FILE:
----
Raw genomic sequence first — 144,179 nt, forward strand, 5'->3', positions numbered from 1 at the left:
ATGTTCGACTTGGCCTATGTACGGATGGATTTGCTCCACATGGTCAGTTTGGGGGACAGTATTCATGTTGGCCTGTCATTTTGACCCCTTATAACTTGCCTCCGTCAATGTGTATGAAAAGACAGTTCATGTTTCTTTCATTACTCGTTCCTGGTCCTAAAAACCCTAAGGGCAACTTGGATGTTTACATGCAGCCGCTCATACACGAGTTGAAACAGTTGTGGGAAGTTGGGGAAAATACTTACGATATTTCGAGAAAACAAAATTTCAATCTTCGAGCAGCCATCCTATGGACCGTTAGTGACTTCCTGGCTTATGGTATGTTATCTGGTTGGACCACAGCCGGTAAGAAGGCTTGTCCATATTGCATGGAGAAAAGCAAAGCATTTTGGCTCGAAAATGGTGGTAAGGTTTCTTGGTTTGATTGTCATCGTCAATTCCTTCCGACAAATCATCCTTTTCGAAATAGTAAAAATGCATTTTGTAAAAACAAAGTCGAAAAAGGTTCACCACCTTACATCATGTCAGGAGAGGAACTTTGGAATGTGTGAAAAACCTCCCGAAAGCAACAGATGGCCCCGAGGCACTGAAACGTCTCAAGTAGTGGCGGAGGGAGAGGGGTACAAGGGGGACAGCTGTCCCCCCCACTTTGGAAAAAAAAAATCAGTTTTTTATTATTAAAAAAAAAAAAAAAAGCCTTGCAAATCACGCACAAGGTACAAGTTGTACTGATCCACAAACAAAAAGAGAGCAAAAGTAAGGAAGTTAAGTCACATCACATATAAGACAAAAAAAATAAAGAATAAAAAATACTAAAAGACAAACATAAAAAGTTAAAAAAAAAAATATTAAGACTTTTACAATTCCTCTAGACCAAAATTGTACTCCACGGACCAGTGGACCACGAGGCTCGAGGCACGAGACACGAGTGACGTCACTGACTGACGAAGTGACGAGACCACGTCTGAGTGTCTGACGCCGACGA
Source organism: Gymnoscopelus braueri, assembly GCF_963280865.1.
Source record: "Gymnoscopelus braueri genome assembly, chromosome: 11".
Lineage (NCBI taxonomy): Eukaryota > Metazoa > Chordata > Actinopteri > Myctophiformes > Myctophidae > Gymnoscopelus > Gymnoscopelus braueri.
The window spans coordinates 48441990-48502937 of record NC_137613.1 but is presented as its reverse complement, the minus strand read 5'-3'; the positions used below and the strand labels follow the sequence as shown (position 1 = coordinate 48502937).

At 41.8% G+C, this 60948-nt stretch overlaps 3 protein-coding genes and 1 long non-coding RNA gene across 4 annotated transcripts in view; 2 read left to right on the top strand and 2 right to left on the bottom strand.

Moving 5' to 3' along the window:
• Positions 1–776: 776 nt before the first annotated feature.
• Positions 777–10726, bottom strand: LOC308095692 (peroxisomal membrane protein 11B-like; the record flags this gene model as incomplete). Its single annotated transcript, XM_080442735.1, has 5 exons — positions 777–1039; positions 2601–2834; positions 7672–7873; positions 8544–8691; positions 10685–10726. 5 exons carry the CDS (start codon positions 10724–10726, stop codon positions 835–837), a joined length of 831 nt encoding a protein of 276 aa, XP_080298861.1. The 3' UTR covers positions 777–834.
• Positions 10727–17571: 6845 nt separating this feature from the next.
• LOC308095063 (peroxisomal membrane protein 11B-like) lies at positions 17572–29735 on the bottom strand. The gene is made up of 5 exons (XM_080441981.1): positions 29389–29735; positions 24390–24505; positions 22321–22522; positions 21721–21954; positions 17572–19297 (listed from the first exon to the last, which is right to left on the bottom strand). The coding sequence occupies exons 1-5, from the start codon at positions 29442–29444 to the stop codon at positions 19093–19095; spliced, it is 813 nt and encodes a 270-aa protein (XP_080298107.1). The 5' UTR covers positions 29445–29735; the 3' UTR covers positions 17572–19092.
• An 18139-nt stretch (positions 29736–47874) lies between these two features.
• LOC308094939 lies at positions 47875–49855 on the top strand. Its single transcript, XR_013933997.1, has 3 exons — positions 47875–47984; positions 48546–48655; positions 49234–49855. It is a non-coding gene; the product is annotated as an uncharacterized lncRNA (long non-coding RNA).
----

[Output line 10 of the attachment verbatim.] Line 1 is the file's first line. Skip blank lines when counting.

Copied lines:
• Positions 777–10726, bottom strand: LOC308095692 (peroxisomal membrane protein 11B-like; the record flags this gene model as incomplete). Its single annotated transcript, XM_080442735.1, has 5 exons — positions 777–1039; positions 2601–2834; positions 7672–7873; positions 8544–8691; positions 10685–10726. 5 exons carry the CDS (start codon positions 10724–10726, stop codon positions 835–837), a joined length of 831 nt encoding a protein of 276 aa, XP_080298861.1. The 3' UTR covers positions 777–834.